Vanderbilt University

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Cornelius Vanderbilt had a vision of a place that would "contribute to strengthening the ties that should exist between all sections of our common country" when he gave $1 million to create a university in 1873. Today, that vision has been realized in Vanderbilt, an internationally recognized research university in Nashville, Tenn., with strong partnerships among its 10 schools, neighboring institutions and the community.

Consistently ranked by U.S. News & World Report as one of the nation’s top 20 universities, Vanderbilt offers undergraduate programs in the liberal arts and sciences, engineering, music, education and human development, as well as a full range of graduate and professional degrees. The combination of cutting edge research, liberal arts, nationally recognized schools of business and divinity and a distinguished medical center creates an invigorating atmosphere where students tailor their education to meet their goals and researchers collaborate to solve complex questions affecting our health, culture and society.

  • Vanderbilt Views

    See the many views from Vanderbilt

  • Post transplant baby a miracle

    Traditionally, women who have undergone transplants are not encouraged to have children because of the associated risks to the mother and baby during the pregnancy. But Heidi Schaefer, M.D., a Vanderbilt nephrologist, said it is time to rethink the possibility of childbirth after transplant.

  • New website showcases discovery

    The latest news about discoveries by Vanderbilt researchers is now available on a new online news channel, Research News @ Vanderbilt.

  • Popular course mobilizes students

    In recent weeks, things have changed for the better in the Edgehill community, a neighborhood located a few blocks from the Vanderbilt campus. Healthy food is now more readily available to Edgehill’s low-income residents, thanks to an innovative “mobile grocery store” developed by second-year medical student Ravi Patel and initially inspired by his experience in an undergraduate Human and Organizational Development class.

  • Quick Facts About Vanderbilt

    An independent, privately supported university, Vanderbilt is the largest private employer in Middle Tennessee and the second largest private employer based in the state.

  • Explore Nashville

    Vanderbilt’s hometown of Nashville is a vibrant, engaging city known proudly as "Music City, U.S.A." Located a little more than a mile from downtown, the university’s students, faculty, staff and visitors frequently cite Nashville as one of the perks of Vanderbilt. From serving as home to the nation’s largest Kurdish population to being named America’s friendliest city for three years in a row, Nashville is a metropolitan place that proudly exudes all of the charm and hospitality one expects from a Southern capital.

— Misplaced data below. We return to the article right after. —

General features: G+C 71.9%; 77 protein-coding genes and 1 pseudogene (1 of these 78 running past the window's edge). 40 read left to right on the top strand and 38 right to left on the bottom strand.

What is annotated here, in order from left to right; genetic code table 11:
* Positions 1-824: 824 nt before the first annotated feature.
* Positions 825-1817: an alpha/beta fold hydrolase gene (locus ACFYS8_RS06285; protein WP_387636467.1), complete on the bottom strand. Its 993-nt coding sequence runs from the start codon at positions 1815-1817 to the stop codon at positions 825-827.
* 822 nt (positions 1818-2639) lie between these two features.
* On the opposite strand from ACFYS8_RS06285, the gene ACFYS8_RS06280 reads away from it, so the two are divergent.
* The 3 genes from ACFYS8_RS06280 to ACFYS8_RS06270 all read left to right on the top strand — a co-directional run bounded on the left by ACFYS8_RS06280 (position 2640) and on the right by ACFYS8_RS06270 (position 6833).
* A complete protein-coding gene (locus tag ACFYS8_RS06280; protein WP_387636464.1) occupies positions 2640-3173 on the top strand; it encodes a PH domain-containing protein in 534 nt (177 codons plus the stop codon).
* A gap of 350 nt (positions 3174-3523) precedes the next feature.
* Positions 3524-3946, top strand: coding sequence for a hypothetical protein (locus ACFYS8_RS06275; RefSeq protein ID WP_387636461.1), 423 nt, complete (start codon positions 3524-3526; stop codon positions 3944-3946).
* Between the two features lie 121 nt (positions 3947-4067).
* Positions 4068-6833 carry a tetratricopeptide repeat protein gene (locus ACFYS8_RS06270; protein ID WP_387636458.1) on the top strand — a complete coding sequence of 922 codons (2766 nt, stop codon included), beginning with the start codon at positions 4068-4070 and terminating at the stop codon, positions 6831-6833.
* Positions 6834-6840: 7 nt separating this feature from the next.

• Recovery Act at Work at Vanderbilt

    Research at Vanderbilt University has been given a big boost in 2009 and 2010, thanks to the American Recovery and Reinvestment Act of 2009 (ARRA). Signed into law by President Obama on Feb. 17, 2009, the so-called Recovery Act committed $787 billion in federal funds to help stimulate the national economy. Over $20 billion was provided for “the support and advancement of scientific research.” As of March 31, 2010, scientists at Vanderbilt University and Vanderbilt University Medical Center had received 211 Recovery Act grants totaling over $99.6 million from the National Institutes of Health, the National Science Foundation, the Health Resources and Services Administration and Federal Work Study to support new and existing projects, buy major equipment and hire additional personnel. The goal is to accelerate the pace and achievement of research that will profoundly impact the lives and health of Americans and people around the world.

  • The Peabody Difference

    We study people— how they learn and how they lead. Our work spans the broadest aspects of education and human development. Our results effect change in policy, institutions, and people’s lives.